While Iron Man‘s badass smart watch can open up and transform into a repulsor beam-armed glove in the blink of an eye, current smart watches offered by makers like Apple and Samsung are a lot less Starky. In real-life, smart watches are only in their nascent stages of development, and new tech that should make them much more appealing is just around the corner. New tech like SkinTrack, a system currently in development at Carnegie Mellon University that can be incorporated into smartphones, and turns your entire arm into a touchpad.
Discover recently reported on SkinTrack, after Carnegie Mellon’s Future Interfaces Group (or FIG) presented their research at the Proceedings of the 2016 CHI Conference on Human Factors in Computing Systems, and released a corresponding video describing the tech (seen above).
SkinTrack utilizes two additional components added onto a standard touch screen smart watch: a signal-emitting ring and a sensing band. The signal-emitting ring sends out a high-frequency electrical signal through a person’s skin, which is then picked up by electrodes in the sensing band. And depending on the difference in the phase of the ring’s signal, the position of the fingertip can be determined and then translated into a command in one of the smart watch’s applications.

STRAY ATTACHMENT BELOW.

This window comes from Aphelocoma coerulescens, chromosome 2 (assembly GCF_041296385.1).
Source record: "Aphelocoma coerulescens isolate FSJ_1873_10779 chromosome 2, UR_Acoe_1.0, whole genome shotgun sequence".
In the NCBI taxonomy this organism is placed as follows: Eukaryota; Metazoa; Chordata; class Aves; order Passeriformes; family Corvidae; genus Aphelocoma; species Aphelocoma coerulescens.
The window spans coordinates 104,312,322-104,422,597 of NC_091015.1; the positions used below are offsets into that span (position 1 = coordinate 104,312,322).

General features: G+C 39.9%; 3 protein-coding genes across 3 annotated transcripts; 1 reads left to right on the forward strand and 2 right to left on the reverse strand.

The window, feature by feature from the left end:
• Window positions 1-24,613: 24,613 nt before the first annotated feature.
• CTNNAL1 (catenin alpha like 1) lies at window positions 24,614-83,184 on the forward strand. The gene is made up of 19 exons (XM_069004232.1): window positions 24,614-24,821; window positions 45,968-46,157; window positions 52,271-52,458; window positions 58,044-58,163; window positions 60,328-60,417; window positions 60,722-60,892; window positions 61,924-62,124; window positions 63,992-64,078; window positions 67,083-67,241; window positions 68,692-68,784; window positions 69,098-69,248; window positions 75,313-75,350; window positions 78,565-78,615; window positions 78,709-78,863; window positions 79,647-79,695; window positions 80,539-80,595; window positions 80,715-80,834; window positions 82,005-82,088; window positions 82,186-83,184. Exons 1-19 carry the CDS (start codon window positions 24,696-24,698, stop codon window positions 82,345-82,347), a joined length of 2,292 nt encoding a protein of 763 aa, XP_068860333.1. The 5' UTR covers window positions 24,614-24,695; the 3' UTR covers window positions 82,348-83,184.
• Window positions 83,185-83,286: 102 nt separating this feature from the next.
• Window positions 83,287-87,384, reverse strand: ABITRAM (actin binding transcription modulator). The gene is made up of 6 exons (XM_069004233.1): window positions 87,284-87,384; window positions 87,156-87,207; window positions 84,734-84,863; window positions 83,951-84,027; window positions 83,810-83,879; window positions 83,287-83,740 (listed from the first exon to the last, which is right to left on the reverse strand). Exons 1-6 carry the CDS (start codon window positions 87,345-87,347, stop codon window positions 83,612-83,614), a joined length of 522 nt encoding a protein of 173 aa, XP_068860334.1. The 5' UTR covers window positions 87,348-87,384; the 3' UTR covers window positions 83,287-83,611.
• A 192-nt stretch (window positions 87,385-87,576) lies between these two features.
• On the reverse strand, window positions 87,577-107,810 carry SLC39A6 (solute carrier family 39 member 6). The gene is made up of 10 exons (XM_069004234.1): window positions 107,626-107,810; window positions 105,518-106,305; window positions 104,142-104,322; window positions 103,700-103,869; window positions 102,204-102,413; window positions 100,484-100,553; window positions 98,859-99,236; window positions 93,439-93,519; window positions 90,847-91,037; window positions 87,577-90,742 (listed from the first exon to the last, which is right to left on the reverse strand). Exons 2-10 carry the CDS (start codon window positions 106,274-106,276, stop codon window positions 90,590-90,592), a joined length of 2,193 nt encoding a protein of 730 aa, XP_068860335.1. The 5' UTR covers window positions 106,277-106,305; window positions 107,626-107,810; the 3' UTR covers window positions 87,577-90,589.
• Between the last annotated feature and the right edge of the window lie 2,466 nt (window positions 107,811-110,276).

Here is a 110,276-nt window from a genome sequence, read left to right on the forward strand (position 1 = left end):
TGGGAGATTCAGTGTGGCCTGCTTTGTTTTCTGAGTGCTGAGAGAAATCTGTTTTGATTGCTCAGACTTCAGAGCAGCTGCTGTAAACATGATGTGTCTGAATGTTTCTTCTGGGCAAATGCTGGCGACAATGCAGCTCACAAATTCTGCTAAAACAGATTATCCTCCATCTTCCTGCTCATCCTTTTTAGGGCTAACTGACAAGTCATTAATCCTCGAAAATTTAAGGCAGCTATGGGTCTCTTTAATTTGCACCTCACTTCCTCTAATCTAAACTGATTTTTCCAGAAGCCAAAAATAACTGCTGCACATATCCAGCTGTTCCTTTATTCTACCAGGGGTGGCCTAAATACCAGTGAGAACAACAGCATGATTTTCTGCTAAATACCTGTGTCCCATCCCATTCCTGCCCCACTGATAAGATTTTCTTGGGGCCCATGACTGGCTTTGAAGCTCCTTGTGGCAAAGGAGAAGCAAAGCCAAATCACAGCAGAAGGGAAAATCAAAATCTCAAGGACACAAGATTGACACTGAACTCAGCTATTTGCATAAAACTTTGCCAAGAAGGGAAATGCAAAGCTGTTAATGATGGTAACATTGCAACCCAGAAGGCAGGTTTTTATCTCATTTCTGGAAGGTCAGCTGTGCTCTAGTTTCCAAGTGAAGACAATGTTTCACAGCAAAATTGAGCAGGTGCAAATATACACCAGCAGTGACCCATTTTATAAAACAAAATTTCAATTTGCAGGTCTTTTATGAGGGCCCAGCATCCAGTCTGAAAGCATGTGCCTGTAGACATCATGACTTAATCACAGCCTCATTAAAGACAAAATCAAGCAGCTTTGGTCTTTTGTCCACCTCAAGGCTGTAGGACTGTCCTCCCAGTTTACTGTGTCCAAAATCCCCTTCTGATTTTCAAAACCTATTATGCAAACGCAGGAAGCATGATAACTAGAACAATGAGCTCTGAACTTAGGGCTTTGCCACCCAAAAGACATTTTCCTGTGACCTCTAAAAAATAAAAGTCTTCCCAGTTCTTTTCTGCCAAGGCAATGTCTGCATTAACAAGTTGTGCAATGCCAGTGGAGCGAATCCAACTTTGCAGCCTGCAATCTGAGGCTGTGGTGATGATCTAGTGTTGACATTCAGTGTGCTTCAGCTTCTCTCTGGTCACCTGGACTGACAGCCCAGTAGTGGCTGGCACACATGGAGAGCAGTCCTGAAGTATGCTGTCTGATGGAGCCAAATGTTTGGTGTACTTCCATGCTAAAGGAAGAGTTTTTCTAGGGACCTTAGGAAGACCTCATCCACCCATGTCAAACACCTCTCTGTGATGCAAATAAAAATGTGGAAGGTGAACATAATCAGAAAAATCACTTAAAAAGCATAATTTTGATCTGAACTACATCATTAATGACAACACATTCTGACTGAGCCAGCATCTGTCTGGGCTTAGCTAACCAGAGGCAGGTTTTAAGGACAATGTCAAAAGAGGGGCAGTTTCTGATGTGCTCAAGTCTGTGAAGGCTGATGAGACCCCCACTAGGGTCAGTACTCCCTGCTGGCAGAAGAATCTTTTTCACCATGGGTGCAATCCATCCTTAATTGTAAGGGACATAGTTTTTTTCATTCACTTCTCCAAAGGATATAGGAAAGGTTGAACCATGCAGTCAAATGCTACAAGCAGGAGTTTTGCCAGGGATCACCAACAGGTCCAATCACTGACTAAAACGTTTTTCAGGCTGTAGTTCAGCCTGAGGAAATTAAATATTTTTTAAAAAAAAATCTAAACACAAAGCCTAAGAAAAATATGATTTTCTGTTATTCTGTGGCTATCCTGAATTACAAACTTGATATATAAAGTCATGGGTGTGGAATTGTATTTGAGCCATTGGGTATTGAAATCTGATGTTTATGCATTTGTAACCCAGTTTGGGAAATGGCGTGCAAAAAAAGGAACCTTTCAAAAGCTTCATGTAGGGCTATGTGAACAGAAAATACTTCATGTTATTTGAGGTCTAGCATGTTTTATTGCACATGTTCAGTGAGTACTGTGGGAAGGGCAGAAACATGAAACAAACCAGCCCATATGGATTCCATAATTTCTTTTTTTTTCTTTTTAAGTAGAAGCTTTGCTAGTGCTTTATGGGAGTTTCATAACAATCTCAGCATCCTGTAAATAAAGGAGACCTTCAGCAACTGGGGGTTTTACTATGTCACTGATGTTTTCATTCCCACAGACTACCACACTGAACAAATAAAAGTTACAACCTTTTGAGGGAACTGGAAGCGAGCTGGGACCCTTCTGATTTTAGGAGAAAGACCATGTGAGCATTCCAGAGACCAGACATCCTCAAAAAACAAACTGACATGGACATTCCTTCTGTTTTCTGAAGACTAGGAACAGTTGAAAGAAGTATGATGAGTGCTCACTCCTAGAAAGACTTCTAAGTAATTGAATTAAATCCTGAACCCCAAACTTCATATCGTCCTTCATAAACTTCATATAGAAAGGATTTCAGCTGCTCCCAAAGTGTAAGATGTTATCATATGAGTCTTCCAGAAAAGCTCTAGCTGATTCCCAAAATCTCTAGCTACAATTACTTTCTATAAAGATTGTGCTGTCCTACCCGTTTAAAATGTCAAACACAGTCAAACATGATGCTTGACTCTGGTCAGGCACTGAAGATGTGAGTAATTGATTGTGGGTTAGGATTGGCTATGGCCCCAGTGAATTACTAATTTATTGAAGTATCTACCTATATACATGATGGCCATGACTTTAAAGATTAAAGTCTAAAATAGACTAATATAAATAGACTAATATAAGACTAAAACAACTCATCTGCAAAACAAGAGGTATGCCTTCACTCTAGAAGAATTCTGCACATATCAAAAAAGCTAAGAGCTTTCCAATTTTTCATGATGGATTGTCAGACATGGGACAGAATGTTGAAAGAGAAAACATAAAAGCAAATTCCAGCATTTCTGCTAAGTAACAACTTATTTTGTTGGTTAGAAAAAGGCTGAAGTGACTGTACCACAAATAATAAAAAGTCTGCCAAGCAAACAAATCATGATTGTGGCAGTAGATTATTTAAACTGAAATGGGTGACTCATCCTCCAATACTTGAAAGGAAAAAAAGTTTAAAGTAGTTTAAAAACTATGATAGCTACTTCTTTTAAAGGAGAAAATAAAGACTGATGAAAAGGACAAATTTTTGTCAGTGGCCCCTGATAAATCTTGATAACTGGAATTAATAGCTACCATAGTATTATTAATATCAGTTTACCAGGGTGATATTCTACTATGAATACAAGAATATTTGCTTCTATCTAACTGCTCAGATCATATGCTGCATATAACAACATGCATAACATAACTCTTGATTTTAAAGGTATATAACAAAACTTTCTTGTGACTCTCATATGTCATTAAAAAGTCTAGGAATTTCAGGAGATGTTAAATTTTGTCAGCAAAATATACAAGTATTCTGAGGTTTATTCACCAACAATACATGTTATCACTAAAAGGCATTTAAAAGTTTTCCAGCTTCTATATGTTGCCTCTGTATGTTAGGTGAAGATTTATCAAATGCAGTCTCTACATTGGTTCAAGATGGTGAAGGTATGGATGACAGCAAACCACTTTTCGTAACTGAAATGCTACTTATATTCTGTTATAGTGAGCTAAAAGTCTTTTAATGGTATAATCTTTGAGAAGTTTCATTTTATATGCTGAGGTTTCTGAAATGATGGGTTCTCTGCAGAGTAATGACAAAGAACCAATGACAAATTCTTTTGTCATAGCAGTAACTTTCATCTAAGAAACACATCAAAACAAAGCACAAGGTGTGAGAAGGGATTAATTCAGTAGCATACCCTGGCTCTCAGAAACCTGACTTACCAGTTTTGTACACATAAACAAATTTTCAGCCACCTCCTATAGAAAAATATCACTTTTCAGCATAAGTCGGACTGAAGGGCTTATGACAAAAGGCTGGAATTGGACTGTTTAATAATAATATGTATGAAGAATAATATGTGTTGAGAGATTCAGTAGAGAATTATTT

The video shows tons of different ways this kind of arm-touchpad could be used to augment the usefulness of a smart watch’s touch screen, including easier, more efficient ways to play games (like Angry Birds), dial phone numbers, and expand the smart watch’s home screen by placing application icons on your arm.
No time frame on the tech is given in the video or its description, although it seems like it’s well on its way towards realization. As far as smart watches turning into repulsor beam-armed gloves that can also block bullets though, we’ll probably have to wait a lot longer before a company (and the laws of physics), makes those a reality.
But you can make your thoughts on this touchpad tech a reality right now by commenting below!
Images: CMU Future Interfaces Group